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This eBook from the Gutenberg Project consists of approximately 631 pages of information about Science in the Kitchen..

VEGETABLE BROTH NO. 2.—­Pick over and wash a cup of dried Scotch peas, and put to cook in a quart of cold water, cook slowly in a double boiler or in a kettle placed on the range where they will just simmer, until but a cupful of liquid remains.  Strain off the broth, add salt and one third of a cupful of the liquor, without pulp, from well-stewed tomatoes.  Serve hot.

MIXED VEGETABLE BROTHS.—­Broths may be prepared as directed from both black and white beaus, and combined in the proportion of one third of the former to two thirds of the latter; or a broth of lentils may be used instead of the black bean.

RECIPES FOR PANADA.

BROTH PANADA.—­Use beef or chicken broth in place of water, and proceed the same as in Egg Panada, omitting the egg.

CHICKEN PANADA.—­Take a cupful of the white meat of chicken, pounded to a paste in a mortar, and half a cup of whole-wheat crust or zwieback crumbs.  Add sufficient chicken broth to make a thick gruel.  Season with salt, boil up for a few minutes, and serve hot.

EGG PANADA.—­Put two ounces of light, whole-wheat crusts into a pint of cold water in a granite-ware stewpan; simmer gently for three quarters of an hour, stirring occasionally.  Season with a spoonful of sweet cream and a little salt, then stir in the well-beaten yolk of an egg, and serve.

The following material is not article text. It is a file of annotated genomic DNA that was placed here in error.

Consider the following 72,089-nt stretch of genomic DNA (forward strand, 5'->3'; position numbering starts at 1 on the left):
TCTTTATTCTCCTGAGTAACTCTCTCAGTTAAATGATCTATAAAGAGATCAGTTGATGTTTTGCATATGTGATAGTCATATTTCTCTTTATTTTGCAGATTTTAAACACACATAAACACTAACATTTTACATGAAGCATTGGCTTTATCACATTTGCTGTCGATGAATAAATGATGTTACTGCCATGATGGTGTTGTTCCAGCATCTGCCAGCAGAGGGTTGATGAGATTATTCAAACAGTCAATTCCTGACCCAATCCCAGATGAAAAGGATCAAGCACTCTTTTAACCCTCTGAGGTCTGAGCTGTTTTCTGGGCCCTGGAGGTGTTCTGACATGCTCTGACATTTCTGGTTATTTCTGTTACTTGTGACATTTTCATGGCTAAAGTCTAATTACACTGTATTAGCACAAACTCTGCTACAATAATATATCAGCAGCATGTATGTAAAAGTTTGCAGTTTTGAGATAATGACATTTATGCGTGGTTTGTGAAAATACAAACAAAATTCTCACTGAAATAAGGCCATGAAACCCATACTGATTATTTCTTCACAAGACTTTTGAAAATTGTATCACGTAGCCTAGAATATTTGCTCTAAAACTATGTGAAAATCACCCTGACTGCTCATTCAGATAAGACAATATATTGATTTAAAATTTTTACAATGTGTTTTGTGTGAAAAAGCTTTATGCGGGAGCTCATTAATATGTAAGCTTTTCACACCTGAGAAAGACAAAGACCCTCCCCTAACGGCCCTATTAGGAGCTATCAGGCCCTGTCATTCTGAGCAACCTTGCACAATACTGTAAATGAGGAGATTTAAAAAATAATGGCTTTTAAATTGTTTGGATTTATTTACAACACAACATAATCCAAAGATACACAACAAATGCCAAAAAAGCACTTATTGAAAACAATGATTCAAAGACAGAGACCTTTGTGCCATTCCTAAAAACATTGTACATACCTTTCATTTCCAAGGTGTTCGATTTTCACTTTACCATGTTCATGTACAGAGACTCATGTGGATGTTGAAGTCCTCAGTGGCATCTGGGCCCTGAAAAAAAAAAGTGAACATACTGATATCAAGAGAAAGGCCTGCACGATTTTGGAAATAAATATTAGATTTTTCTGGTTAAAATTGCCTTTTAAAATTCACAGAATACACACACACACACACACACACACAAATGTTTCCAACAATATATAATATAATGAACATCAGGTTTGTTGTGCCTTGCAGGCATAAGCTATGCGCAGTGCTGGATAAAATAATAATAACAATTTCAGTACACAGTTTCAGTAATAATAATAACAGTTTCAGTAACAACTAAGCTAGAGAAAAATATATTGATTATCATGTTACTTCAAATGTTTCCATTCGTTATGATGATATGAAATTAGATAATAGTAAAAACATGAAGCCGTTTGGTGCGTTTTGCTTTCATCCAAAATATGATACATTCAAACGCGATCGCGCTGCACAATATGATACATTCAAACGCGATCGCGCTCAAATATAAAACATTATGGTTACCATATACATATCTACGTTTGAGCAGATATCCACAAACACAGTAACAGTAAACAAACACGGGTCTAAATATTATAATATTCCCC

MILK PANADA.—­Heat a pint of milk to boiling, then allow it to cool.  Add two ounces of nice, light, whole-wheat crusts, and simmer for half an hour, stirring frequently.  Season with a little sugar, if allowed.  Granola may be used in place of the crusts, if preferred.

RAISIN PANADA.—­Boil a half cup of raisins in a half pint of water.  Break a slice of zwieback into fragments in a bowl.  Add a well-beaten egg and a teaspoonful of sugar.  Pour in the raisins, water and all, and beat very thoroughly.

GRAINS FOR THE SICK.

For invalids able to digest solid food, rice, cracked wheat, Graham grits, oatmeal, barley, farina and other grains may be prepared and cooked as previously directed in the chapter on Grains.

The various cooked preparations of grains—­granola, wheatena, avenola, wheat gluten and gluten meal—­manufactured by the Sanitarium Food Co., Battle Creek, Mich., form excellent articles of diet for many invalids, when served with hot milk or cream, or prepared in the form of mush.  Several recipes for their use have already been given in preceding chapters; the following are a few additional ones:—­

RECIPES.

GLUTEN MUSH.—­Heat together a cup of thin cream and three cups of water; when boiling, sift in lightly with the fingers, stirring continuously meanwhile, enough wheat gluten to make a mush of the desired consistency.  Boil up once and serve.  A few blanched or roasted almonds may be stirred in just before serving, if desired.

TOMATO GLUTEN.—­Heat a pint of stewed tomato, which has been rubbed through a fine colander to remove the seeds, to boiling, add salt to season, and three tablespoonfuls of gluten meal.  Boil together for a moment until thickened, and serve hot.

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